A look into Joseph Mills' life
While they awaited the DNA results, the detectives dug further into Mills' personal life. He was 58 at that time and had lived in Kathleen, Florida, for most of his life, which was just 30 minutes away from the crime scene. He was also married with children and grandchildren.
A spot-on match
Almost two weeks later, the crime lab's results revealed that Mills' DNA on the medical adhesive tape and the unknown DNA recovered from the rape kit were a spot-on match. In December 2019, detectives arrested Mills and brought him in for questioning.
The interview room
During his interrogation, Mills told detectives that Linda Slaten invited him over for consensual sex, which investigators knew was a lie. "I think it's pretty evident that he targeted her," Det. Russell Hurley says. The detectives believe that after Mills dropped Tim off on Sept. 3, 1981, he returned later that night and broke in through Linda's bedroom window while no one was home. He then hid in her closet and waited for her to go to bed. That's when he raped and strangled Linda with a wire hanger from her closet.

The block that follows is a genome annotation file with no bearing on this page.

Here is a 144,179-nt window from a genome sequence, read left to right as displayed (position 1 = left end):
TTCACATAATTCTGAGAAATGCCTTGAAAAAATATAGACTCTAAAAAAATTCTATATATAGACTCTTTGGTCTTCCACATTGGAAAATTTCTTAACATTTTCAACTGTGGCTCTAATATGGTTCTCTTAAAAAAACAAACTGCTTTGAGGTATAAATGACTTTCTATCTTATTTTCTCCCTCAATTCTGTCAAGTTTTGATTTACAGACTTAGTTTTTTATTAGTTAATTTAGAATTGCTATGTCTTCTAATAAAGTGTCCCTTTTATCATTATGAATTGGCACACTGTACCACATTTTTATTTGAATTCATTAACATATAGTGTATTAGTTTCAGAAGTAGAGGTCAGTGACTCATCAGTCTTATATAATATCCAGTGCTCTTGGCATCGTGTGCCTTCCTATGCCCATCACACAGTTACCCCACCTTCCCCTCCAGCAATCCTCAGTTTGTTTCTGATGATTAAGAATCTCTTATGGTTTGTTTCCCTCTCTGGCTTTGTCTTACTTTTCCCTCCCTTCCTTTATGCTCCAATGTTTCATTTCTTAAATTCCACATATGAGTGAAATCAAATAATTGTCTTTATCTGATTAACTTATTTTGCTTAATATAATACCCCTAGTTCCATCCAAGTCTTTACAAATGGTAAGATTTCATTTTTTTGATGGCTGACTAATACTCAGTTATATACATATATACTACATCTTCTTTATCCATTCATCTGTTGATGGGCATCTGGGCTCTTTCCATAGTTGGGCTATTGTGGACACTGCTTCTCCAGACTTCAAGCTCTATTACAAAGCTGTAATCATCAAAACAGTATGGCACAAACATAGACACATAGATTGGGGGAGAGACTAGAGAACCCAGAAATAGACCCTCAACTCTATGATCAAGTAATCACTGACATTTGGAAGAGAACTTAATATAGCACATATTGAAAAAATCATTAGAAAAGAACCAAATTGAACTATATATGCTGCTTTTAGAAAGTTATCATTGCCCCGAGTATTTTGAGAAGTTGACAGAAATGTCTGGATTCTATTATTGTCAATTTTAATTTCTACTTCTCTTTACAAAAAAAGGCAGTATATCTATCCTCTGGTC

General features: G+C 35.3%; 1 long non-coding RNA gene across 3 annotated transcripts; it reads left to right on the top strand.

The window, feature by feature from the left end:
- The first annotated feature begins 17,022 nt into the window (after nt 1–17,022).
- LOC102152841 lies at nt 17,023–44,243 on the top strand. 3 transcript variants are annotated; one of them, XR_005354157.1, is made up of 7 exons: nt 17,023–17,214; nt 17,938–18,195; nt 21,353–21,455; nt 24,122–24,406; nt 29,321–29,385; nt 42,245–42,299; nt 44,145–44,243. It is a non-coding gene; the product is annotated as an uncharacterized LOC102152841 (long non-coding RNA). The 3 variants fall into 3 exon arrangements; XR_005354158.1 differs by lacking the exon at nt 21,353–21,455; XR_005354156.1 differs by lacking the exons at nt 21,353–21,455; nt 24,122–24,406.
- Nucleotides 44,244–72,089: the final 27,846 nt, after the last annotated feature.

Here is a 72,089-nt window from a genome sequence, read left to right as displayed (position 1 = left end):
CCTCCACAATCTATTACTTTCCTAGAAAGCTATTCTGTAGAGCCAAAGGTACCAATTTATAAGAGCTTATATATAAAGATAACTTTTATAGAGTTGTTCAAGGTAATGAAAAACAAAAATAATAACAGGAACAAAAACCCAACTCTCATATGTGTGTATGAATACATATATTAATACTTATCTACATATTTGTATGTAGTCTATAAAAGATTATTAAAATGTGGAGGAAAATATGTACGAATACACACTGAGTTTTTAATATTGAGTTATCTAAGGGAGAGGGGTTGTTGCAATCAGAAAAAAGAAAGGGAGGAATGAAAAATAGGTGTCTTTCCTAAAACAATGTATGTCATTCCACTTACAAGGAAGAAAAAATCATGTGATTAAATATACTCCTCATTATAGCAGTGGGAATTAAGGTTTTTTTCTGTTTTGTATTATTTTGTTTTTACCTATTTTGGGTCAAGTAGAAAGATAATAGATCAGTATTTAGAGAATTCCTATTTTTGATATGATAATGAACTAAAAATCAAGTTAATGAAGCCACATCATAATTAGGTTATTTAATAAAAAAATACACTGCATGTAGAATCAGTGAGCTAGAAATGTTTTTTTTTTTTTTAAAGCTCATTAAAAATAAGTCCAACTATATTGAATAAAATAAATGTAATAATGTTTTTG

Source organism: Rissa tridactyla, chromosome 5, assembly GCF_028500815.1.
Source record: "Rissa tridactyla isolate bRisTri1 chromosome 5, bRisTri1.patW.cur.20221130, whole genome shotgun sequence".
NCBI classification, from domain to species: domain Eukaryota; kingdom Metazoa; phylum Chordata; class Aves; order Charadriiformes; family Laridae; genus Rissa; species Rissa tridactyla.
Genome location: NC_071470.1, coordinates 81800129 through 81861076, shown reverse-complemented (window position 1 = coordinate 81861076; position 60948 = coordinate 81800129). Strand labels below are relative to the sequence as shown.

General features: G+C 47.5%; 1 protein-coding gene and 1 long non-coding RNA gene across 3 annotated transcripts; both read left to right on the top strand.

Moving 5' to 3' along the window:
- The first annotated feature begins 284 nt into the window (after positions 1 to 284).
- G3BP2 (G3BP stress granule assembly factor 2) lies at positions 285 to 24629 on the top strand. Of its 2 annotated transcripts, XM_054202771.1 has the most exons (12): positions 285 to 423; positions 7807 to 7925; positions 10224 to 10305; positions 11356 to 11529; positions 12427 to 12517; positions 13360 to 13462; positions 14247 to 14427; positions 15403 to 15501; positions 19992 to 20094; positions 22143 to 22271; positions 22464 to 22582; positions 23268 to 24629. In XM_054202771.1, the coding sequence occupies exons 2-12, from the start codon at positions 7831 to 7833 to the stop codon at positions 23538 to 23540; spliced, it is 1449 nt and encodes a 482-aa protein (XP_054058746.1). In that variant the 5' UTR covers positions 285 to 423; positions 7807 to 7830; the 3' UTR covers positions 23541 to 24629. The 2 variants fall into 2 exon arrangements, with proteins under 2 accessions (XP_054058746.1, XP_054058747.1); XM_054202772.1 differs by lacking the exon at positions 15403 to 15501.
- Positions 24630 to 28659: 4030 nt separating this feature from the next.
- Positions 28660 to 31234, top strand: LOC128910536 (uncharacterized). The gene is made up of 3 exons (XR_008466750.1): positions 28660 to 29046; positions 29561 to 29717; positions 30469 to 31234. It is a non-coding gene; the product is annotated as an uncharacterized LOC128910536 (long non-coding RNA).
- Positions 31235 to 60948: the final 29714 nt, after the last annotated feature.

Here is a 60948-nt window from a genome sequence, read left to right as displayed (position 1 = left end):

Joseph Mills pleaded guilty to first-degree murder and sexual battery. At his sentencing, Linda Slaten's family took turns confronting him and asked him why he killed Linda. And while they didn't get an answer – or an apology – from Mills, he told the court, "I am a good person."
The judge sentenced Mills to life in prison without the possibility of parole.
A small measure of justice
Although the Slaten brothers feel some solace in knowing that Mills will never leave prison alive, it angers them that he had all those years of freedom while they lived most of their life without their mom. "I just wonder what life could have been like to have her," Jeff says.
The Slaten brothers today
Tim and Jeff remain extremely close. They visit their mother's grave often and Jeff lights a candle every year on the anniversary of her death. Despite everything they've been through, they always continued to live life to the fullest for their mom.
"My mom, she's looking down on us and would want us to live our lives and do good," Jeff says, "I want to make her proud."